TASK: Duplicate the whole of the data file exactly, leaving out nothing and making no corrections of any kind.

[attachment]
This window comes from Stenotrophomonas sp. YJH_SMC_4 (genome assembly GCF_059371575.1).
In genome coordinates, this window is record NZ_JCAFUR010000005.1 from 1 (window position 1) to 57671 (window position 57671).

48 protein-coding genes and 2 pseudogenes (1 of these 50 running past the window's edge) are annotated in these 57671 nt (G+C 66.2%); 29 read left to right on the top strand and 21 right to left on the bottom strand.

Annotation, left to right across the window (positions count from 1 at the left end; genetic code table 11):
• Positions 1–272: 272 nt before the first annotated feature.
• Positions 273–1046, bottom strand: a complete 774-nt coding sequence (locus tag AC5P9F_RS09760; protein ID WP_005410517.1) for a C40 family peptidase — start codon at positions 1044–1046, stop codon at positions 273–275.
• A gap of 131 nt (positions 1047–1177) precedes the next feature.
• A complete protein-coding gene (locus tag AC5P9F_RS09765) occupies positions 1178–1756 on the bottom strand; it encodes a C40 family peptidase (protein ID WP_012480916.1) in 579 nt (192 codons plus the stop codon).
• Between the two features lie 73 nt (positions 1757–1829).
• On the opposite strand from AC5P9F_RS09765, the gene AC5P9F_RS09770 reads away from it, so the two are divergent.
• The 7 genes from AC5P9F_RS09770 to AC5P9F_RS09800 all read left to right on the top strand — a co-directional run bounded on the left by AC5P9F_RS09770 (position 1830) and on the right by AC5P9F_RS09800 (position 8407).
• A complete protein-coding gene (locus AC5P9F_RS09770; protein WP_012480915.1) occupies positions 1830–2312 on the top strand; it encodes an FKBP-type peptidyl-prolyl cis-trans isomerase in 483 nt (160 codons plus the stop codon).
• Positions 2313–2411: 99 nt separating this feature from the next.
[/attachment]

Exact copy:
This window comes from Stenotrophomonas sp. YJH_SMC_4 (genome assembly GCF_059371575.1).
In genome coordinates, this window is record NZ_JCAFUR010000005.1 from 1 (window position 1) to 57671 (window position 57671).

48 protein-coding genes and 2 pseudogenes (1 of these 50 running past the window's edge) are annotated in these 57671 nt (G+C 66.2%); 29 read left to right on the top strand and 21 right to left on the bottom strand.

Annotation, left to right across the window (positions count from 1 at the left end; genetic code table 11):
• Positions 1–272: 272 nt before the first annotated feature.
• Positions 273–1046, bottom strand: a complete 774-nt coding sequence (locus tag AC5P9F_RS09760; protein ID WP_005410517.1) for a C40 family peptidase — start codon at positions 1044–1046, stop codon at positions 273–275.
• A gap of 131 nt (positions 1047–1177) precedes the next feature.
• A complete protein-coding gene (locus tag AC5P9F_RS09765) occupies positions 1178–1756 on the bottom strand; it encodes a C40 family peptidase (protein ID WP_012480916.1) in 579 nt (192 codons plus the stop codon).
• Between the two features lie 73 nt (positions 1757–1829).
• On the opposite strand from AC5P9F_RS09765, the gene AC5P9F_RS09770 reads away from it, so the two are divergent.
• The 7 genes from AC5P9F_RS09770 to AC5P9F_RS09800 all read left to right on the top strand — a co-directional run bounded on the left by AC5P9F_RS09770 (position 1830) and on the right by AC5P9F_RS09800 (position 8407).
• A complete protein-coding gene (locus AC5P9F_RS09770; protein WP_012480915.1) occupies positions 1830–2312 on the top strand; it encodes an FKBP-type peptidyl-prolyl cis-trans isomerase in 483 nt (160 codons plus the stop codon).
• Positions 2313–2411: 99 nt separating this feature from the next.